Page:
I will not invest in companies that I don’t understand. If I can’t understand how a company, its industry, and its business work, I won’t recommend it no matter what.
If I can’t understand how a company operates there’s a greater chance of making mistakes. I abide by Warren Buffett’s principle of staying within my circle of competence. And knowing my recommendations intimately.
Why Should You Trust Me to Pick Stocks?
Here is a testimonial from a former coworker who used to help manage billions of dollars about my analysis abilities.
“If I were to go to anyone else in the entire company to get a second opinion valuing and analyzing an investment… I would go to you first.”
What a former colleague told me upon leaving my job. The company had around 50 employees. And every other analyst had an MBA. Decades of experience investing. And ran or helped run billions of dollars at various hedge funds and firms before joining the company.
In the last two years when searching for investments full-time the cumulative two-year gain for the portfolios I manage was 61.87% (not compounded). And the cumulative two-year gain for the stock picks that I’ve bought is 98.13% (not compounded). Any year over 15% is great.
But great stock recommendations to make you rich over the long-term aren’t the only benefits you will get subscribing to Press On Research. You will also get the free gifts outlined above when you subscribe.
Are Sample Issues Available?
No Press On Research recommendation issues are available. If you’d like to see a sample of my work go to Value Investing Journey.
What Does Press On Research Cost?
A full year subscription to Press On Research costs $97 unless a discount is offered at the time of purchase.
When Will You Publish Each Monthly Issue?
Each monthly issue will release on the third Tuesday of each month.
Are Past Issues Available?
Once you subscribe to Press On Research you will be emailed each past monthly issue, if any.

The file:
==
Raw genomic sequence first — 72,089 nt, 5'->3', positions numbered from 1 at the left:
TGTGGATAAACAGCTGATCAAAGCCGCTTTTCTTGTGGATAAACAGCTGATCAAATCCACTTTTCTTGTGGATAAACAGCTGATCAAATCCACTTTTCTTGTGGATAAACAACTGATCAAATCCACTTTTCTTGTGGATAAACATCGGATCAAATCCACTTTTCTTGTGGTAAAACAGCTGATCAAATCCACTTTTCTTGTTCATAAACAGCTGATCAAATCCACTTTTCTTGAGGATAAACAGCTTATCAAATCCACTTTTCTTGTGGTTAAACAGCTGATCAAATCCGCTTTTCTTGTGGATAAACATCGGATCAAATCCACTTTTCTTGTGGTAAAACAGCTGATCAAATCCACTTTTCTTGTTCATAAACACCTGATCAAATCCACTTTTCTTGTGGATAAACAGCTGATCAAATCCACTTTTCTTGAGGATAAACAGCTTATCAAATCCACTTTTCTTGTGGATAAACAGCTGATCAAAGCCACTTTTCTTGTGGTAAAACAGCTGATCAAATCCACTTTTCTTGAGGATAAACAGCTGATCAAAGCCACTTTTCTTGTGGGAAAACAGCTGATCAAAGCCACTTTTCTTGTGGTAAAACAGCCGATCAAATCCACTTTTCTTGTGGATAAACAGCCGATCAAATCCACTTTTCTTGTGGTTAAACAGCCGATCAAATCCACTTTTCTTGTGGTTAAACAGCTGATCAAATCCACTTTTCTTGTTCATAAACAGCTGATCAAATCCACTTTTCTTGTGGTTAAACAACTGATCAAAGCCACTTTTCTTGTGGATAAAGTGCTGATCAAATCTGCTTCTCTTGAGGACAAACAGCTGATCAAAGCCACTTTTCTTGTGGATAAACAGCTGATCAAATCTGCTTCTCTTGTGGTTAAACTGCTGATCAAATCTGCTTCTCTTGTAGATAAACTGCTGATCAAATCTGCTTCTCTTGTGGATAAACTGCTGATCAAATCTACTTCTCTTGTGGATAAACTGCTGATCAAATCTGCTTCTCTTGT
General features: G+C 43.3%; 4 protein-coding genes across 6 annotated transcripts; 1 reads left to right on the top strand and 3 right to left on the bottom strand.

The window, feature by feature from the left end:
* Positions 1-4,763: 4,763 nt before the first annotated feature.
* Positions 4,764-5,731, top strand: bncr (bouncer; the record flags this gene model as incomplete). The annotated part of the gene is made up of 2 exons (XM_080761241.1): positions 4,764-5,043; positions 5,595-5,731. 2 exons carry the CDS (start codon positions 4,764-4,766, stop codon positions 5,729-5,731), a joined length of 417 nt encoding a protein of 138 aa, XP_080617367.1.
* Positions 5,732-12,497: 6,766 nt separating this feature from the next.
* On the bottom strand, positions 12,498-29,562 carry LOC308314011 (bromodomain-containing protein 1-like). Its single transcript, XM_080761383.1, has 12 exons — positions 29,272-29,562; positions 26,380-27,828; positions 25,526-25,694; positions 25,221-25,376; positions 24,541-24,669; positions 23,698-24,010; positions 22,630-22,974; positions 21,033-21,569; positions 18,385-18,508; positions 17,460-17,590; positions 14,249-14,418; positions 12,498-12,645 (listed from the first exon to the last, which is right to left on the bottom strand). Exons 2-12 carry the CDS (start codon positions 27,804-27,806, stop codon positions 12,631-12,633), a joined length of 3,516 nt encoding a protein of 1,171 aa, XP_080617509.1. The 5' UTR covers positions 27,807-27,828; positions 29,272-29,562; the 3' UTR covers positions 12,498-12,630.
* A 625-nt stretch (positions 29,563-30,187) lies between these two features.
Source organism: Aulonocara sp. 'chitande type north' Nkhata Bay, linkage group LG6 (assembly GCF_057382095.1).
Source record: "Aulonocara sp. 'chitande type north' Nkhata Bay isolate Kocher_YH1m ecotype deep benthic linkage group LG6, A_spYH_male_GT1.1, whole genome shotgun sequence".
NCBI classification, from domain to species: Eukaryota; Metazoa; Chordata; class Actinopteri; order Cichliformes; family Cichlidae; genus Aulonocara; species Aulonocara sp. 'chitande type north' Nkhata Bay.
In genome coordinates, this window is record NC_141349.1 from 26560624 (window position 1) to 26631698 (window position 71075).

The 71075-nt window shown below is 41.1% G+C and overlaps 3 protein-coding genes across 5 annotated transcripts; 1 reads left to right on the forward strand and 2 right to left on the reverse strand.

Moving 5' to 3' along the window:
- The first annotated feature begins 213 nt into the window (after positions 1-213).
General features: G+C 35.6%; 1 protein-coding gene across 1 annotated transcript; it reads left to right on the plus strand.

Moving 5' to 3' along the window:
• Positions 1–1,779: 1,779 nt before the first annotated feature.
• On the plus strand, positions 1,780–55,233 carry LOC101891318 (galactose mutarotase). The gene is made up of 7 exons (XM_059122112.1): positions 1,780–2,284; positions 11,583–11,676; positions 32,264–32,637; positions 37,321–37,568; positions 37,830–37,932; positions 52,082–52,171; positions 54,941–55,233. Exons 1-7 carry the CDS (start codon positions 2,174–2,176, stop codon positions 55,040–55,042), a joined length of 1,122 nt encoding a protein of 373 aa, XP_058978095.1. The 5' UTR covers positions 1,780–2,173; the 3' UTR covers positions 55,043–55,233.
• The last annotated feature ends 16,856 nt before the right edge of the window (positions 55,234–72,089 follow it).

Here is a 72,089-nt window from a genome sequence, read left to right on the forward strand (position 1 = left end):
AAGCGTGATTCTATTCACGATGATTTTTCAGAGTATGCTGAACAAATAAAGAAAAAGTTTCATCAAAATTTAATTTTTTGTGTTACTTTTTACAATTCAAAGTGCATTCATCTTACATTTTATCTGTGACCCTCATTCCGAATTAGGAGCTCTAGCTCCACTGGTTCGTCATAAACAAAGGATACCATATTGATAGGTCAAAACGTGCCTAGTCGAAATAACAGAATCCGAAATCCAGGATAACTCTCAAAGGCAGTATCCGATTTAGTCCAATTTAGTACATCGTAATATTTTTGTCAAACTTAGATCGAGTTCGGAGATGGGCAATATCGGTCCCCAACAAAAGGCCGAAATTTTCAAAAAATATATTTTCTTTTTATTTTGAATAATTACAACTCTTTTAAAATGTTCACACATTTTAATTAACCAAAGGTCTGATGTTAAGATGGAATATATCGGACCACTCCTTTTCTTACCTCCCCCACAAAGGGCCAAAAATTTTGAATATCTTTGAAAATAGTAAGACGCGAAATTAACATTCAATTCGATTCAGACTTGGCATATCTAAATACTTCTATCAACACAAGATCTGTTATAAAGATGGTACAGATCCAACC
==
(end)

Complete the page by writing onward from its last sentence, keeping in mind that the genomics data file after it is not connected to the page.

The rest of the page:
How Long Will Each Issue Be?
In the past my company recommendation articles have ranged from 10 to 20 pages. And this is the length I will aim for each Press On Research issue.
Does Each Issue Recommend A New Company To Buy Into?
The aim is to find a new company to recommend each month. This may not happen if the market continues to rise. But I will continue to search for new recommendations all the time.
Will You Own The Companies You Recommend?
I will only recommend the types of companies I would invest in. I will not buy new recommendations before I release each monthly issue. And will only buy into a company 72 hours after I release each issue. This way we will all be in the same boat when I recommend something. And I can’t front run the recommendations before you get to buy them.
I will tell you if and when I sell something too.
What Happens To My Subscription If You Get Hired?
At this point I’m not looking to be hired full-time by anyone. And if someone wanted to hire me on anything more than a freelance basis they would have to blow me away with an offer. At this point I’m not worried about this happening.
But if someone does come along with a great offer and I accept. I will refund your subscription for the remaining time you have left on your one year subscription.
How Can I Subscribe To Press On Research?
You can subscribe to Press On Research for one year below. Once you subscribe you’ll also gain access to your free gifts too.